The rarefied offshore energy market continues to be the prime driver for development of new civil helicopters, but the training and entry-level market is also heating up, with Bell and others announcing or hinting at new models. Various studies predict that worldwide civil helicopter production will double between now and 2020 in terms of overall sales value as OEMs focus on delivering larger and more expensive helicopters.
AgustaWestland received an order for 15 AW189s from Qatar-based Gulf Helicopters at the Dubai Airshow yesterday. The first two aircraft are slated for delivery next year and all aircraft should achieve operational readiness in 2017. Gulf Helicopters already operates AW139s. Mohamed Al Mohannadi, CEO of Gulf Helicopters, identified the longer range and “perfect size” of the AW189 as factors in the company’s choice.
AgustaWestland (Chalet P22) received an order for 15 of its new AW189 helicopters from Gulf Helicopters of Qatar here at the Dubai Airshow yesterday. The first two aircraft are due to be delivered in 2014 and all aircraft should achieve operational readiness in 2017.
“The Middle East remains a very important market for AgustaWestland,” said CEO Daniele Romiti on the eve of this year’s Dubai Airshow. “It is a challenging market, where personal relationships have a great importance,” he added.
Eurocopter used the Helitech show to highlight some recent contracts. First, the UK-based Avincis group announced a firm order for three EC225s. The first two aircraft will be delivered next month, with the third slated to arrive in next year’s second half.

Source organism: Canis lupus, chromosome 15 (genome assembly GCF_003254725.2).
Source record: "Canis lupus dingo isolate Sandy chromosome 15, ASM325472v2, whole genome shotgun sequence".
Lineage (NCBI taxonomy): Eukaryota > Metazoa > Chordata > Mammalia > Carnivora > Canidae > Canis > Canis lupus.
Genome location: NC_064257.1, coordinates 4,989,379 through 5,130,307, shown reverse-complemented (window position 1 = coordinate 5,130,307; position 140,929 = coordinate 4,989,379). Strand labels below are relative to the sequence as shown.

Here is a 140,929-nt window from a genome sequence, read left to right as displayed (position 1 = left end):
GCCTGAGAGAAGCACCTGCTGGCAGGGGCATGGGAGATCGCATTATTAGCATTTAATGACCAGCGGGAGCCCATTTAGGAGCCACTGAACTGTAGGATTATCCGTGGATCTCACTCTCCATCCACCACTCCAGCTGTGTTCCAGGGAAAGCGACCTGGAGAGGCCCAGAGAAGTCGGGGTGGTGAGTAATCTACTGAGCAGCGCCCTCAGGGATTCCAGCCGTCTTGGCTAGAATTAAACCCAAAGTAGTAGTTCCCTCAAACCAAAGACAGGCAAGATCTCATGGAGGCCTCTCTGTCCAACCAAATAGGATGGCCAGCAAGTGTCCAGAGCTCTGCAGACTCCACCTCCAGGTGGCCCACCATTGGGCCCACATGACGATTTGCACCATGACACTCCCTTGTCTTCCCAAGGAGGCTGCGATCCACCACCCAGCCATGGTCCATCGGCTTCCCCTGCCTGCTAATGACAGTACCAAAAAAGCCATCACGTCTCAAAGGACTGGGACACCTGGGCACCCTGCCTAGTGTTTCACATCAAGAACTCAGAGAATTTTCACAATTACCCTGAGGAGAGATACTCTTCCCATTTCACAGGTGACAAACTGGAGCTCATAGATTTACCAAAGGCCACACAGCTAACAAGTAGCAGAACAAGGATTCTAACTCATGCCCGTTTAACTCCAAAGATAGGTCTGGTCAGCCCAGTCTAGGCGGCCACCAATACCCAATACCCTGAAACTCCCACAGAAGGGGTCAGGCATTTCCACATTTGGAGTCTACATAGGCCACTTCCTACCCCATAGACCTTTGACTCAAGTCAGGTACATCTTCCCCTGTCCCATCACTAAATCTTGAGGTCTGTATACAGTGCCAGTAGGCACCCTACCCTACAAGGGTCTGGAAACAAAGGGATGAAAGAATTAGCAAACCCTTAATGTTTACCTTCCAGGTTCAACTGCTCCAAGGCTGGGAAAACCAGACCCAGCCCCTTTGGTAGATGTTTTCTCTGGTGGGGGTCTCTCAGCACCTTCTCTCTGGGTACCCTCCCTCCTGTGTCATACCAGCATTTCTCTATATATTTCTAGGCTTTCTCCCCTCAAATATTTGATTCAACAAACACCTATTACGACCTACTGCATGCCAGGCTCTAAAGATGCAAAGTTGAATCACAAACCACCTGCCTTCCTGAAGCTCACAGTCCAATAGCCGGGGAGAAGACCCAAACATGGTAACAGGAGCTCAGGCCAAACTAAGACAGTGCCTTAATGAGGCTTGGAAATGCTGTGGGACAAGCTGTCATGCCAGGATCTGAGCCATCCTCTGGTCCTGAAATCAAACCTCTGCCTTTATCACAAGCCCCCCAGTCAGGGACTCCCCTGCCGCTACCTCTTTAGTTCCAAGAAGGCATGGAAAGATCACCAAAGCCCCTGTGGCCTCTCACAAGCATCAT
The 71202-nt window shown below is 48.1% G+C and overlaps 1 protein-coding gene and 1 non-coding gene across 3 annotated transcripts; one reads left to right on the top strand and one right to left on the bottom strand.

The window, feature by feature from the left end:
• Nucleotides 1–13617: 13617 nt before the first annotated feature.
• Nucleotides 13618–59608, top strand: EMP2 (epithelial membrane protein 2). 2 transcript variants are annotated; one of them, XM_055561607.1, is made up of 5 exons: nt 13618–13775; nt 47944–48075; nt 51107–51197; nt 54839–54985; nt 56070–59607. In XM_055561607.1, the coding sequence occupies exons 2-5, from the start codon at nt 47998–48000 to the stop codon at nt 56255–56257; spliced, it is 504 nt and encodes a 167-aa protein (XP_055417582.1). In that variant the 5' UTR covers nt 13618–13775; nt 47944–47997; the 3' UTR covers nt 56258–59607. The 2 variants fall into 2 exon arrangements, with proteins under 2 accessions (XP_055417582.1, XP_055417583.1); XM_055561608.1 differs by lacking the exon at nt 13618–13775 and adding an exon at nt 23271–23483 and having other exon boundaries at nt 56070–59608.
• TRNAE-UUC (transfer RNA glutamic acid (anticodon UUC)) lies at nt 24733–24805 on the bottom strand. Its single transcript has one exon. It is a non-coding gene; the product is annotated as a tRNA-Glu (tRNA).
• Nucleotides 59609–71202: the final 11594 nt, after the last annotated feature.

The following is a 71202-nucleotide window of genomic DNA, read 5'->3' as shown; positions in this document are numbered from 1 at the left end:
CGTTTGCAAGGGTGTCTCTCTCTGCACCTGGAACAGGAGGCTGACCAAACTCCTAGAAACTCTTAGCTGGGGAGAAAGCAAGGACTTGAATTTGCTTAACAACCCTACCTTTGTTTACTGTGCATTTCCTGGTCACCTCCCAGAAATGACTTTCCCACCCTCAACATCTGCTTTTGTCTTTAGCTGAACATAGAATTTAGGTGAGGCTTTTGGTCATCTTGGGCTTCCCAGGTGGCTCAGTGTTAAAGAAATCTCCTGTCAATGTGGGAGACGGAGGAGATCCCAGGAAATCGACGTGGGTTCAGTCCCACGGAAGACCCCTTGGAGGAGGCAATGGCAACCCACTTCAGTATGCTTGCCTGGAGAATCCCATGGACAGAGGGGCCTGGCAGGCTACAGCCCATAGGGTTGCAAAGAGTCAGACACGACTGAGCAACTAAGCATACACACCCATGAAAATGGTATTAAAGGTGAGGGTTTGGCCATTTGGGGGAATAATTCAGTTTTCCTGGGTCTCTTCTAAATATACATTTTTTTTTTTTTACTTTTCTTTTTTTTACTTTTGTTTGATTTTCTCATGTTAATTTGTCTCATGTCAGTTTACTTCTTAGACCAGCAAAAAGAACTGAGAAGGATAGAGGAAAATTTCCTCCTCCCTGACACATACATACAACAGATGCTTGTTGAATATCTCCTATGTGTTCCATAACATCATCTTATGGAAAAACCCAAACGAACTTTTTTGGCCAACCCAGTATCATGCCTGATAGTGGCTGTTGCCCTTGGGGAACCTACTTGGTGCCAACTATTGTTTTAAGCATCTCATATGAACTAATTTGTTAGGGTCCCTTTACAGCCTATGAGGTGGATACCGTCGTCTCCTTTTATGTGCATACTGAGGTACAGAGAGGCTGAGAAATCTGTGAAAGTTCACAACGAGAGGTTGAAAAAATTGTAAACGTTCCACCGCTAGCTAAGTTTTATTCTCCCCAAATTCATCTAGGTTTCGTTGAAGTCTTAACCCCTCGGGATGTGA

Deliveries of civil turbine helicopters will recover slowly until they exceed their 2008 peak in 2018 and then reach a demand plateau, according to the Teal Group’s rotorcraft market forecast covering 2013 through 2022. The study predicts that 10,300 civil turbine helicopters worth $60.3 billion will enter service during that period.
The FAA has issued an emergency airworthiness directive requiring the 73 U.S.-based AgustaWestland AW139s to refrain from flying into known icing and to leave the helicopter’s electrothermal rotorcraft icing protection system (Rips) switched off. The limitation stems from a fire on one AW139 believed to have started with a malfunction caused by improper insulation on a rotor electrical cable. The system was certified by Goodrich (now United Technologies Aerospace Services) in 2010. The AD became effective on October 16.
AgustaWestland expects its AW189 and AW169 medium twins to achieve certification by the end of next year.
AgustaWestland’s family of new-generation, twin-engine, intermediate-to-medium size helicopters–the AW139, AW169 and AW189–garnered the major share of the news from Italy’s Finmeccanica here at NBAA 2013.
The Avincis Group recently signed an order for one AW139, two AW169s and two AW189s. The AW139 and two AW169s will be used for emergency medical operations in Sicily. Meanwhile, Bond Aviation plans to operate the other two AW189s for offshore work in the North Sea, flying out of the UK.
An order for as many as 35 AgustaWestland AW139 medium helicopters, which might be produced by the Helivert joint factory with Russian Helicopters, hit a snag in late August. Negotiations between the Russian Defense Ministry and AgustaWestland spilled into the press, with deputy defense minister Yuri Borisov telling the country’s news agency Itar-Tass, “It’s a very expensive machine. If they cut the price, then we can return to the issue,” giving the distinct impression that a decision had already been made to pass on the $671 million order.